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Wanted: Innovation with payback

Several studies and reports rank Canada’s innovation indicators and the general diagnosis is that we are good at some things but doing only middling or very poorly in many other important areas,


November 4, 2011
by Joe Terrett, Editor

By all accounts Canada is pretty well off economically and there’s lots of wealth floating around yet we are one of the least productive among peer nations in the Organisation for Economic Co-operation and Development (OECD). In fact, for the past 10 years we’ve occupied a spot in the bottom quarter.

A recent Deloitte report on our productivity gap and what to do about it notes we produce just 86% of the output our US peers generate, and when baby boomers start exiting the workforce, only strong growth in productivity will allow us to maintain the standard of living we presently enjoy.

Innovation is key to productivity, yet we are sliding on that measure too. Defining innovation as the ability to turn knowledge into new goods and services, the Conference Board of Canada in its annual global analysis lists Canada as a solid D performer out of 17 peer nations.

Several studies and reports rank Canada’s innovation indicators and the general diagnosis is that we are good at some things but doing only middling or very poorly in many other important areas, particularly taking an idea to commercialization.

For example, we have a solid knowledge base and there’s cool R&D going on in Canadian universities; however, as Deloitte’s report notes, while Canada may be good at generating basic research, it’s “dismal” at producing new patents.

We’re also suck at producing trademarks per million of population, one of the indicators dragging down our Conference Board grade. Canada is second to Japan…for last place.

Trademarks indicate innovations that have made it to commercialization. Commercialization depends on adequately funded private sector R&D. Canada offers enticing R&D incentives based on 0.24% of GDP, which Deloitte says are among the most generous in the world, yet private sector R&D was but 1% of GDP (2008), the lowest business to government support per dollar in the OECD.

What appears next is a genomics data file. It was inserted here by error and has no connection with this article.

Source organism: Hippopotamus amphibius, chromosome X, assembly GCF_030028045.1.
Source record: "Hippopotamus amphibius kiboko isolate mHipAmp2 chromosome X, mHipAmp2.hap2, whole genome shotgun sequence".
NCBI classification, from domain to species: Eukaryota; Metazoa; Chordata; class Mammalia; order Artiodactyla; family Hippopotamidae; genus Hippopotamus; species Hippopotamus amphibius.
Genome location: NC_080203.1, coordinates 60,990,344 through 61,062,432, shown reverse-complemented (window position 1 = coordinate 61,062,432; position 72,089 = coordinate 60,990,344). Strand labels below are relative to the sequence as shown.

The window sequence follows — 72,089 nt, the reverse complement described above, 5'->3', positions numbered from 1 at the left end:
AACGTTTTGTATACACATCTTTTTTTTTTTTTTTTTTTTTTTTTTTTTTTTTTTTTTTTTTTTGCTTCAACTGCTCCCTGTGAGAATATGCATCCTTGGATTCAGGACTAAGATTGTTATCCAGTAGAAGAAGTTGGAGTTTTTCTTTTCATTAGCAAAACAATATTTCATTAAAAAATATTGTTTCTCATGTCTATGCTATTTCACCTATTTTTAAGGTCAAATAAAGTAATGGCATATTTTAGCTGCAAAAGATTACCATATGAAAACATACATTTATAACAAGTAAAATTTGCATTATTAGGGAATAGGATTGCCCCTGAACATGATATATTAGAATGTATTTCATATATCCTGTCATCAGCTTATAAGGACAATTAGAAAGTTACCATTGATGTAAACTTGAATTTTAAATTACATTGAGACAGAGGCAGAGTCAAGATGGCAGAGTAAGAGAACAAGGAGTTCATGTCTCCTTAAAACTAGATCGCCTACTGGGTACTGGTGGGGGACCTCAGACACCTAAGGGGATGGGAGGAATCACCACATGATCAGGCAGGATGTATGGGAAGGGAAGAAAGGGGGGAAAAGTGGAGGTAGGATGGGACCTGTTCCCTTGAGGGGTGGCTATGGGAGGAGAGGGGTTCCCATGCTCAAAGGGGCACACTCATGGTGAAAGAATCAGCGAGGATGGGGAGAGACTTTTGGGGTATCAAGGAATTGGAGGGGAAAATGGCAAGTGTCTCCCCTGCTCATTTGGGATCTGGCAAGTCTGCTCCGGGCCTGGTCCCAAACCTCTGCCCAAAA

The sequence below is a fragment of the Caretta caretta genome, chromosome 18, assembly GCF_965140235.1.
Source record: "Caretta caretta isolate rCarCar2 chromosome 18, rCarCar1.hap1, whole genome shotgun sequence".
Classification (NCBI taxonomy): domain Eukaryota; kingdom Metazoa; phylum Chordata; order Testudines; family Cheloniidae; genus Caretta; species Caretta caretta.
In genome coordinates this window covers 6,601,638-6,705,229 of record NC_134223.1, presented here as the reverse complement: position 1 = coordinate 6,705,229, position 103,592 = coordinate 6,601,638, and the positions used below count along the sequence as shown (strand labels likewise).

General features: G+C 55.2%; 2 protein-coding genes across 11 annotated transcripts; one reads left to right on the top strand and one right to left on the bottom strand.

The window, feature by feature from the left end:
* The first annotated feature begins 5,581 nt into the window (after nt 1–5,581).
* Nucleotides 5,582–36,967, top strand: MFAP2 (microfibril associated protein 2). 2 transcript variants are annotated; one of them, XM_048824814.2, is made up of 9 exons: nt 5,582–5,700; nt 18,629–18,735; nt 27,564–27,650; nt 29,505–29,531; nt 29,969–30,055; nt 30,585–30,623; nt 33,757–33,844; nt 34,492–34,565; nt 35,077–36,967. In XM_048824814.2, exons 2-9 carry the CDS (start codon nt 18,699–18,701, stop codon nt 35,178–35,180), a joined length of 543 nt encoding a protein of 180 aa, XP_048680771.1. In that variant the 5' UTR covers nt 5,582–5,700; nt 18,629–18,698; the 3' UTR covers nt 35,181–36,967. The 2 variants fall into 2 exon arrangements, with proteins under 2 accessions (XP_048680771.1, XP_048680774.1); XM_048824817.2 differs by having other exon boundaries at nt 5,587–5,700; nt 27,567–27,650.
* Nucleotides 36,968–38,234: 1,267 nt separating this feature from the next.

So what’s the problem? The analysts are scratching their heads on this one, but several factors stand out. In manufacturing, most companies fall into the small and medium category, and those who would like to spend money on innovation are having trouble getting capital.

But Canadian entrepreneurs are also more risk adverse than their peers in the US. Deloitte looked at risk tolerance on both sides of the border and discovered – based on actual decisions made – Canadians were 18% less tolerant of risk than Americans and they were more dependent on government R&D support.

Unfortunately, there’s also a lot of Canadian innovation leaving the country, according to a new report by the Canadian International Council (CIC). Rights and Rents, Why Canada Must Harness its Intellectual Property reports that from 2006 to 2010, 137 venture-backed start-ups changed hands and almost 60% of them went to foreigners.

And it appears Canadian companies spent $4.5 billion more buying intellectual property (IP) on world markets than they earned selling or leasing it, according to a World Bank report. The US has an IP surplus of $65 billion.

The Conference Board says that countries with highest overall scores develop national strategies around innovation. This needs to be a priority for the Harper government.

Canadians would like to shake off the long-held perception that this is a country where we make our livings hewing wood and digging stuff out of the ground for others who add the value to create more wealth and higher wage jobs. If we want the prestige of being “high value”, we have to do more to create the value, rather than relying on others to handle the thinking and doing for us.